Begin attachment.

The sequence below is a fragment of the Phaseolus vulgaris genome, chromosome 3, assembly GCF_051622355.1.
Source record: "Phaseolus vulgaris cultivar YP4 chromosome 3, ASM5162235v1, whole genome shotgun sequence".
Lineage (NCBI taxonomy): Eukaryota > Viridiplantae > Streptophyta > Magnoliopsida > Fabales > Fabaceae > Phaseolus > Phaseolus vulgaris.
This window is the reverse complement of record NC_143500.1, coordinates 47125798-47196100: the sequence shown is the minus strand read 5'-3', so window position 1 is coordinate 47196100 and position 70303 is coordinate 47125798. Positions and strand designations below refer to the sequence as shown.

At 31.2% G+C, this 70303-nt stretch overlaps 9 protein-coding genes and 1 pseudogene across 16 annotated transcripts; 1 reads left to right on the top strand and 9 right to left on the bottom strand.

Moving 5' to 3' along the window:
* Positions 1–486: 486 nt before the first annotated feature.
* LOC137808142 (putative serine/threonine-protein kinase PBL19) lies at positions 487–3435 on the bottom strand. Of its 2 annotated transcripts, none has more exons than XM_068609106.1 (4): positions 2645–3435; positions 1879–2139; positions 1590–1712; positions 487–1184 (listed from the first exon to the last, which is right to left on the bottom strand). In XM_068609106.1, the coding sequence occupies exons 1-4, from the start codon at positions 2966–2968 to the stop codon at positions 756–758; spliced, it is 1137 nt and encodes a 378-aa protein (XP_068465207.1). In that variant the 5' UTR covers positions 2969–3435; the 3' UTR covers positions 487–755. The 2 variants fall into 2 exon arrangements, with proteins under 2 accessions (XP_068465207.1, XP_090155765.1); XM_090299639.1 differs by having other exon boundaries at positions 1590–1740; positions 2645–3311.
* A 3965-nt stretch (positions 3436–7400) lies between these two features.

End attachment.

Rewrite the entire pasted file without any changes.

The sequence below is a fragment of the Phaseolus vulgaris genome, chromosome 3, assembly GCF_051622355.1.
Source record: "Phaseolus vulgaris cultivar YP4 chromosome 3, ASM5162235v1, whole genome shotgun sequence".
Lineage (NCBI taxonomy): Eukaryota > Viridiplantae > Streptophyta > Magnoliopsida > Fabales > Fabaceae > Phaseolus > Phaseolus vulgaris.
This window is the reverse complement of record NC_143500.1, coordinates 47125798-47196100: the sequence shown is the minus strand read 5'-3', so window position 1 is coordinate 47196100 and position 70303 is coordinate 47125798. Positions and strand designations below refer to the sequence as shown.

At 31.2% G+C, this 70303-nt stretch overlaps 9 protein-coding genes and 1 pseudogene across 16 annotated transcripts; 1 reads left to right on the top strand and 9 right to left on the bottom strand.

Moving 5' to 3' along the window:
* Positions 1–486: 486 nt before the first annotated feature.
* LOC137808142 (putative serine/threonine-protein kinase PBL19) lies at positions 487–3435 on the bottom strand. Of its 2 annotated transcripts, none has more exons than XM_068609106.1 (4): positions 2645–3435; positions 1879–2139; positions 1590–1712; positions 487–1184 (listed from the first exon to the last, which is right to left on the bottom strand). In XM_068609106.1, the coding sequence occupies exons 1-4, from the start codon at positions 2966–2968 to the stop codon at positions 756–758; spliced, it is 1137 nt and encodes a 378-aa protein (XP_068465207.1). In that variant the 5' UTR covers positions 2969–3435; the 3' UTR covers positions 487–755. The 2 variants fall into 2 exon arrangements, with proteins under 2 accessions (XP_068465207.1, XP_090155765.1); XM_090299639.1 differs by having other exon boundaries at positions 1590–1740; positions 2645–3311.
* A 3965-nt stretch (positions 3436–7400) lies between these two features.